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Dealing with Parasitic Worms, Kids and Gardens

Discussion in 'Predators and Pests' started by Alisa, Mar 26, 2009.

  1. Alisa

    Alisa New Egg

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    May 3, 2008
    Portland Oregon
    Hi! We have 5 girls in our suburban yard. They've got a nice coop and run, but we've allowed to free range several hours a day. We just adopted a rescue puppy that was diagnosed with roundworms. The puppy is in a seperate area from the chickens and we are taking care of worming her, but I'm wondering if dog roundworms can infect chickens and vice versa. I've never wormed our chickens, as I've never seen any problems. However, after doing quite a bit of reading after our puppy was diagnosed, I've come to learn that roundworms are quite common in chickens and that roundworm eggs can live in the soil for up to 7 years! The fact that adult roundworms can make their way into a hens egg almost did me in! I've thought about having a fecal exam to check, but with 5 hens I don't know if the test would be very accurate - what if one had them and the rest didn't? It also sounds like if they don't have them now, they can get them from bird droppings, so this seems like an ongoing problem I need to manage.

    My concerns are two-fold - since I've let them free range a bit, the kids to play in the dirt and kids are kids when it comes to putting their hands in their mouths, I'm worried about them becoming infected. I've read that roundworms can be especially dangerous in humans as they form cysts in the eyes that can cause blindness.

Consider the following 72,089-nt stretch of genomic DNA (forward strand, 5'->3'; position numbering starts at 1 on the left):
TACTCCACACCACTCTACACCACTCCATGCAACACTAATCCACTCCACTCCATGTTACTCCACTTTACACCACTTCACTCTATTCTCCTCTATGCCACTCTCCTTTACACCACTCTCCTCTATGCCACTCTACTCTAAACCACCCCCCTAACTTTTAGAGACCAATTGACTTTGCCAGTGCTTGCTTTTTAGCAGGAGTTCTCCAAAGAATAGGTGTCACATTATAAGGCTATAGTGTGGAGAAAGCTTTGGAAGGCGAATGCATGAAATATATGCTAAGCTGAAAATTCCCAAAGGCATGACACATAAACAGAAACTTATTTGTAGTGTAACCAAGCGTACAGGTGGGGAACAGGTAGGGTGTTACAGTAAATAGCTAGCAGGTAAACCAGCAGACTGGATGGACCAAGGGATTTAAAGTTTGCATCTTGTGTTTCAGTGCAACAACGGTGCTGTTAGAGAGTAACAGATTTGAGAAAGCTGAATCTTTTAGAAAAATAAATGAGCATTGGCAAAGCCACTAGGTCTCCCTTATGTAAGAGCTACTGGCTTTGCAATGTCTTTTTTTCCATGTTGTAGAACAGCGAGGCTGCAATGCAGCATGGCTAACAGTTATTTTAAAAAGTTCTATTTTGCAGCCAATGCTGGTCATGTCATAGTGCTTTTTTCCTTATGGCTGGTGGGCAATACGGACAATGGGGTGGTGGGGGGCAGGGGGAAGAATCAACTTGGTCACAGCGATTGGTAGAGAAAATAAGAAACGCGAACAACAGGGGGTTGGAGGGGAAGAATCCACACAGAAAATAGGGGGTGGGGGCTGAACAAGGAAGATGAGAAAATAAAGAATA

Secondly, I've been composting the pine shavings from the coop for my garden and have put the overflow of shavings directly in the garden for composting. I'm worried that I may be growing a nice roundworm laden vegetable garden - how lovely!

    Since the eggs can live for 7 years, it seems like I should never put any shavings from the coop on my garden and that I should put an end to the free ranging in the yard. Beyond doing a better safe than sorry couple rounds of worming for the girls, what to do about the free ranging and the garden? What should I use to worm the girls and how often does this need to be done?

    AHHHHHH!
    Alisa
    Mom to 3 boys, 1 wormy puppy
    and 5 potentially wormy chickens in Oregon
     
  2. HennysMom

    HennysMom Keeper of the Tiara

    From my understanding - all chickens have worms and most animals and humans as well (sorry, know its going to freak you out) [​IMG] All soil contains worms as well and yes, dogs can get roundworms and hookworms from contaminated soil - not just yours but anywhere they go or anywhere YOU go and bring home. there is nothing you can do to prevent worms in the soil other than pick up the feces of your dog and dont allow other dogs to come into your yard to do their business. You will never eliminate the worms in the soil however, they're there to stay, its just a Mother Nature thing according to my vet. My dog would get them often - but you can put your pup on a preventative such as HeartGuard Plus that will prevent all the worms and self-worm once a month.

    If you medicate your chickens and worm them - remember you cannot (or so I'm told) eat the eggs while they are on certain medications for some time. If you're that concerned about worms, try using some Food Grade Diatomaecious Earth, it serves lots of purposes - from chickens, to dogs, to household uses (fleas, ticks, insects, worms, etc). Do a search on here for DE or food grade DE. Just make sure if you get it it clearly states FOOD GRADE as anything else will be fatal.